Living south of the border may be a way to live in luxury in your retirement as many countries are welcoming U.S. retirees, according to the Global Retirement Index 2017 from online overseas retirement and relocation website  According to a report by CNBC, many of these countries are luring wealthy Americans with weather, sun sand and a lower cost of living and additional tax breaks, discounts and other benefits, according to said Jennifer Stevens, executive editor at

“Discounts and preferred treatment for retirees can have a huge positive effect on an expat’s overall quality of life. In some countries the respect and deference shown older folks comes paired with significant savings and convenience.”

An amazing roof top view over downtown Puerto Vallarta, Mexico.

An expat who has reached 60 armed with a valid residence permit for Mexico can take full advantage of a plethora of benefits the local retirees enjoy, according to Mexico editor Glynna Prentice. Seniors can get a discount card that can save them anywhere from 5 percent up to 50 percent off a variety of good and services that Prentice said is administered by a government agency called INAPAM, for Instituto Nacional de Personas Adultas Mayores (National Institute of Senior Adults).

“To sign up (which is free), just take your passport and your Mexican residence card to the INAPAM office in the Mexican state you live in. You’ll likely be issued your INAPAM card — complete with photo — right on the spot.”

Belize, an English-speaking nation has developed a unique program — the Qualified Retired Persons program — to attract potential expat residents. This program serves as a fast-track permanent residence program for retirees to cut the red tap in what is usually a long process. Americans as young as 45 can apply for the QPR plan. Expat QRPs Cliver Brewster told was able to save money on moving costs when he moved to Belize with his wife.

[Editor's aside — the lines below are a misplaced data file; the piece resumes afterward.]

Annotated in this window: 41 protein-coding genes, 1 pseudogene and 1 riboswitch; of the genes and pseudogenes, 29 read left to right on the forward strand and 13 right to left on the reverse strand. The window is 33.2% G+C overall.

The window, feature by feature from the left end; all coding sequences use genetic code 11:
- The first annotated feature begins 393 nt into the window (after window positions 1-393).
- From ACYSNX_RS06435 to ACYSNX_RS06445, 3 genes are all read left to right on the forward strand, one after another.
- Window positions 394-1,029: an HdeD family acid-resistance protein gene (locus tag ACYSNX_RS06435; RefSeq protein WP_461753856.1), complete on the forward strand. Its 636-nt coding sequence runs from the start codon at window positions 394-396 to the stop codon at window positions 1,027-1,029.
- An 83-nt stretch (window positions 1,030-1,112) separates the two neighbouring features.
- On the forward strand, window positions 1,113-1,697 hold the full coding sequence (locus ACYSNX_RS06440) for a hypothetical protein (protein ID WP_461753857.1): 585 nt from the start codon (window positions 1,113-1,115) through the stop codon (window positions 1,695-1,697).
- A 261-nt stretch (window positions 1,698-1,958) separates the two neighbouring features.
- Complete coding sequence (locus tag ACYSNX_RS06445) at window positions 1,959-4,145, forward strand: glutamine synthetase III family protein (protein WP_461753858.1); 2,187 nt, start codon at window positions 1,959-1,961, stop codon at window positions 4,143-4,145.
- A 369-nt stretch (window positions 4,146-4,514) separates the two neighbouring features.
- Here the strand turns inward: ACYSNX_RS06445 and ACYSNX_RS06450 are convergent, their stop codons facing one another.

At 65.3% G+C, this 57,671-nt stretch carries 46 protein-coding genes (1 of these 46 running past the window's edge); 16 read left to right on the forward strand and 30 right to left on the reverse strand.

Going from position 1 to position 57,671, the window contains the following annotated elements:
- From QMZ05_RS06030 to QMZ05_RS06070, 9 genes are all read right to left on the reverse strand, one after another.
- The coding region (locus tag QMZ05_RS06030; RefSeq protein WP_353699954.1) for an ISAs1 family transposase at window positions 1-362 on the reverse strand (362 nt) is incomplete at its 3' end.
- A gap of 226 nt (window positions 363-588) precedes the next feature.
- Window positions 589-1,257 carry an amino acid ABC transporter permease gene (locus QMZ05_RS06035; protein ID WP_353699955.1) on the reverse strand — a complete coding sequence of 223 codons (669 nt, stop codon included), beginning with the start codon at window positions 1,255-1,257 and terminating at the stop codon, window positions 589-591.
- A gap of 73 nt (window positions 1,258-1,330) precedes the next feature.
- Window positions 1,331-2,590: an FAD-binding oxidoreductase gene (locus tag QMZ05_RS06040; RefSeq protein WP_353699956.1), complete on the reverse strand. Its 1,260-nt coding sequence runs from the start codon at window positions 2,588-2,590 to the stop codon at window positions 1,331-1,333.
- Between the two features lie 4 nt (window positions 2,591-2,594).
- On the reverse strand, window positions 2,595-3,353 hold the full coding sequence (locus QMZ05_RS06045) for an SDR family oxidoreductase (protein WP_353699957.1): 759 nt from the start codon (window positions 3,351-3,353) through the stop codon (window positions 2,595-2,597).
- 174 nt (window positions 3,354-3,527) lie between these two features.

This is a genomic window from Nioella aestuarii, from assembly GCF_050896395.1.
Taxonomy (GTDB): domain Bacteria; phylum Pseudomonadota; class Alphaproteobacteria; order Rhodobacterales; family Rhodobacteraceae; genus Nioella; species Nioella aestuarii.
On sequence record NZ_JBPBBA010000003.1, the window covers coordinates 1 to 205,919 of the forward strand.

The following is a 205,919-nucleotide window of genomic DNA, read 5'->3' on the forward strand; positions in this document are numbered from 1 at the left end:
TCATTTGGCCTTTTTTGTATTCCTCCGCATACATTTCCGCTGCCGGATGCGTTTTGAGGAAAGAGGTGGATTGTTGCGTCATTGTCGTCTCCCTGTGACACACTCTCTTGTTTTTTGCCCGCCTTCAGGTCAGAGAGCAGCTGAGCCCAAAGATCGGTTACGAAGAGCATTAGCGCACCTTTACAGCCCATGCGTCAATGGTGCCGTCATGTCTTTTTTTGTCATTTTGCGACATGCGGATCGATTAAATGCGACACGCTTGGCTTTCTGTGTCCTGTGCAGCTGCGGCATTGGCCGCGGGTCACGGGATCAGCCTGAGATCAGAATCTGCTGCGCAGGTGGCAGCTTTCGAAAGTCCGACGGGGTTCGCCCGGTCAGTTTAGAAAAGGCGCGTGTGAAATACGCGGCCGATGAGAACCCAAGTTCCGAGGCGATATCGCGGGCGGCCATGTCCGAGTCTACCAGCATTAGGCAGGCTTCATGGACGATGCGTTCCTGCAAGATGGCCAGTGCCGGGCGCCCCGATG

“We were able to ship virtually all of our household belongings to Belize duty-free. We also had the option to ship a vehicle but declined to do so and bought a golf cart instead. And since the company in Belize purchased it outside the country, we were also able to get it duty-free, too.”

Tropical waterside house with moored boats on lagoon side of Placencia in Belize.

If you have guaranteed retirement income, including a pension or Social Security, Panama has the welcome mat out. All you have to do is submit an application with proof of income through the Central American country’s much vaunted “pensionado” program and you’re virtually guaranteed a quick residence permit. Simply hitting Panama’s own retirement age of 55 for women and 60 for men will qualify you for other benefits.

Ecuador refers to its retirees as Third Agers and the status can bestow upon retirees respect and a myriad of valuable perks and discounts. Third Agers 65 and older pay half price for public transportation, cultural events, movies and airline flights originating in the South American country. They also enjoy a 50 percent discount on utility bills, discounts on property taxes and rebates on value-added tax on most purchases. Third Agers customarily are allowed to go to the head of the line in government offices, grocery stores, banks and other businesses, according to senior editor Dan Prescher.

“It’s part of the respect for elders that is still a common cultural trait throughout much of Latin America.”

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